Why college can be tough for military veterans All she’d known for the past six years was her military life. She worried about how to succeed as a civilian because there was no structure like she had in the military. Meanwhile, no one in her classes knew she was in the military.
Thursday, Sept. 4, 2014 | 2 a.m.
She could hear the low-pitched whispering of a nearby classmate as her history professor lectured about John Locke and 17th century Britain.
This isn’t the military anymore, and Tashia Hargrove is no longer a staff sergeant.
Her days no longer started at 0500 hours at Travis Air Force Base in California, where she dressed in uniform every day and reported to her job at the base hospital handling logistics for medical contracts, supplies and equipment. A place where everyone had a mission and high-ranking superiors are called sir or ma’am.
She’s no longer in Afghanistan, where she worked for a year in a hospital where locals tried to steal metal objects to build bombs, and snipers could be anywhere outside the base. She once stayed up 24 hours straight dealing with rocket explosions that shook the ground like earthquakes.
Hargrove, 23, is a student now, one of nearly 1,400 former veterans, and veteran dependents transitioning to life as a civilian at UNLV. She is part of a rapidly growing population of veterans attending schools due to the government’s draw-down to reduce military size. UNLV’s veteran student enrollment has expanded nearly 500 students in two years.
Like many of those veterans, adjusting to the unstructured world of student life hasn’t been simple for Hargrove.
“In the military, it’s not just a job but a way of life,” Hargrove said. “Getting used to the civilian life that’s not so organized and structured all the time is (difficult).”
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Inside UNLV’s Veteran Services Office is a map of the U.S. and the world covered with hundreds of multicolored pins.
Director Ross Bryant encourages every new veteran who steps into his office to mark where they served on the map. It’s a way of reminding the veterans that they aren’t alone. It can be easy for a veteran feel out of place among a sea of students five, 10, even 15 years younger.
“You have that brotherhood, even though I’ve never met you, we can talk about that,” Bryant said.
On the other wall he keeps a plaque bearing names of veterans who have graduated, grouped under different military branches. This is to inspire the current veteran students and show that while the road seems daunting, others have made it.
The privileges and pride of rank and military accomplishments are gone. Ex-military students can feel they’re lagging behind because other peers might be in the professional world already. They can also struggle with their newfound free time, getting lost in bad habits like partying, and can lose their bearings not being part of a larger team or mission, Bryant said.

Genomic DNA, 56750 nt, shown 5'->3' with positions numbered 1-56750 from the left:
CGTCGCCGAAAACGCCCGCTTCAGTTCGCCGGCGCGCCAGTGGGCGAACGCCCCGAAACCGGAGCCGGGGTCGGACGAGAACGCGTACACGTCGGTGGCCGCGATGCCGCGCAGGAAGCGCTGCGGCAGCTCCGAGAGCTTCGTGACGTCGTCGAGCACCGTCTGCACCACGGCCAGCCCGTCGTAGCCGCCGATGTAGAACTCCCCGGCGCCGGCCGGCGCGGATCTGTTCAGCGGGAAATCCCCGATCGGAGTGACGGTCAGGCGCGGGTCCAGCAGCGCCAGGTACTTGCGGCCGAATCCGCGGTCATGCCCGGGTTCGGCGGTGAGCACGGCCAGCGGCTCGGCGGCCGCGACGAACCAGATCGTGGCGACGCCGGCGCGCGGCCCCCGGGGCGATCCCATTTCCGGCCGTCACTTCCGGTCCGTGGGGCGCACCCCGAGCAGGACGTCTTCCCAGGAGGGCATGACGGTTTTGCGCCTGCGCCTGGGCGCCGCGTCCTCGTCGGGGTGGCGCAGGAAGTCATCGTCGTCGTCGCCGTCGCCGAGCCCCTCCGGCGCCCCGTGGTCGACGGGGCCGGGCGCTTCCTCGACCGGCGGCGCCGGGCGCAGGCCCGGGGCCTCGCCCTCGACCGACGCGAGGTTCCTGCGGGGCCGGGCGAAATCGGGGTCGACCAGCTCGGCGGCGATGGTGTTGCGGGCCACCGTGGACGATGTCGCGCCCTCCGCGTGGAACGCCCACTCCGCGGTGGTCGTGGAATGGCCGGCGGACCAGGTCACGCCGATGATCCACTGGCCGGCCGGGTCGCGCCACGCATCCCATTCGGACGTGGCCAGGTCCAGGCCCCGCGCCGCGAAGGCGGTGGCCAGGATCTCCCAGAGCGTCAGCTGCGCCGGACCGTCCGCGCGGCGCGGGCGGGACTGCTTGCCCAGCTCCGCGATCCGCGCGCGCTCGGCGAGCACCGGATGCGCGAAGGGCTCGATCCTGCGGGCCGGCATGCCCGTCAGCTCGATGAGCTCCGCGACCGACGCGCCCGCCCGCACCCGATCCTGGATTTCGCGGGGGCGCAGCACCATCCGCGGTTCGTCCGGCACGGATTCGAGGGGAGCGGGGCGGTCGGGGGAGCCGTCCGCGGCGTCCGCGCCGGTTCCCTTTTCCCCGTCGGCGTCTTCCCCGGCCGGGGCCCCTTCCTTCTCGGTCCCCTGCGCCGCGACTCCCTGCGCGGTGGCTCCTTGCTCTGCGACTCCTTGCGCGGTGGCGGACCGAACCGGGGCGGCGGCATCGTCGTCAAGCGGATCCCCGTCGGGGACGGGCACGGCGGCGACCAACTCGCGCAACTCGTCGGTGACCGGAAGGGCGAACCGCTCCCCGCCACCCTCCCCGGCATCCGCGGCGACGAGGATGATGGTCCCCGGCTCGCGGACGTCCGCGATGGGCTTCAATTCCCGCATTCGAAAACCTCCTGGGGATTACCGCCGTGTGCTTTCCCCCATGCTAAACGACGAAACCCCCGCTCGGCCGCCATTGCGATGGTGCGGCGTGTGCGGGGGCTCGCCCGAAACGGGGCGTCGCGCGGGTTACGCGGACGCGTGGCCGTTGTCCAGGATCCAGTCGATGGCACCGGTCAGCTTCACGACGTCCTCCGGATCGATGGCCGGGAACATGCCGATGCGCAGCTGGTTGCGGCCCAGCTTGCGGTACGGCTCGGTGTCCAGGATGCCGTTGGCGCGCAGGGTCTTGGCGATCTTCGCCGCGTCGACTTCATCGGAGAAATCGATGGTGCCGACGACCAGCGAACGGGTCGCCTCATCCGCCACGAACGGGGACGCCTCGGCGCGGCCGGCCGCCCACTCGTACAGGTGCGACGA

“We’ve had veterans in deep struggle, and then we’ve had veterans who got here and they had their focus and their mission,” Bryant said. “They got great grades, they graduated and are living the American dream.”
Jeff Detrick, an Army veteran, said he didn’t talk to anyone but fellow veterans during his first six months on campus.
When a professor showed up 15 minutes late, it infuriated him because such tardiness wouldn’t be allowed in the military. He didn’t understand how anything was accomplished in the civilian life, due to the lack of rigid structure and discipline. There were times sitting in class when he felt he should be doing more.
Then Bryant encouraged Detrick to become active with the Student Veterans Organization, a club for veteran students.
“What’s helped me is being involved because working with Ross in the office, we’re involved in something that’s bigger than ourselves,” Detrick said.
UNLV and the Office of Veteran Services’ goal is to help veterans find their place on campus. It offers unique services to help ease that transition. The university, which was named a “veteran friendly campus” by G.I. Jobs Magazine, provides in-state tuition and priority scheduling for veterans.
The office helps ensure veterans obtain their G.I. Bill money on time, and provides counseling, tutoring, suicide prevention services and job fairs. In addition, UNLV is one of 94 universities in the nation to have an on-campus Veteran Affairs liaison to help students through the bureaucratic slog to receive benefits.
Soon the campus will be one of 10 schools to have a peer-to-peer advisory and mentoring program for incoming veterans using a University of Michigan grant.
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The community built out of these services has helped make Hargrove feel at home.
She didn’t know anyone when she arrived at UNLV. She decided to earn her business administration degree and then earn her social work degree to help fellow veterans.
Still, all she’d known for the past six years was her military life. She worried about how to succeed as a civilian because there was no structure like she had in the military. Meanwhile, no one in her classes knew she was in the military, and she also faced the same anxieties as some civilian students, like being intimidated by large lecture classes.
But from the moment she arrived on campus, a support system greeted her. Bryant helped her receive in-state tuition, while the VA liaison helped her obtain benefits. Detrick spent 20 minutes explaining to her the different resources on campus.
“I feel like having that group of people here has made my transition so much smoother,” Hargrove said. “I know I’m not alone.”
Now, she’s helping others feel at home. After wrapping up her lecture, Hargrove made her way across campus for her final appointment of the day — her peer-to-peer veteran advisory training.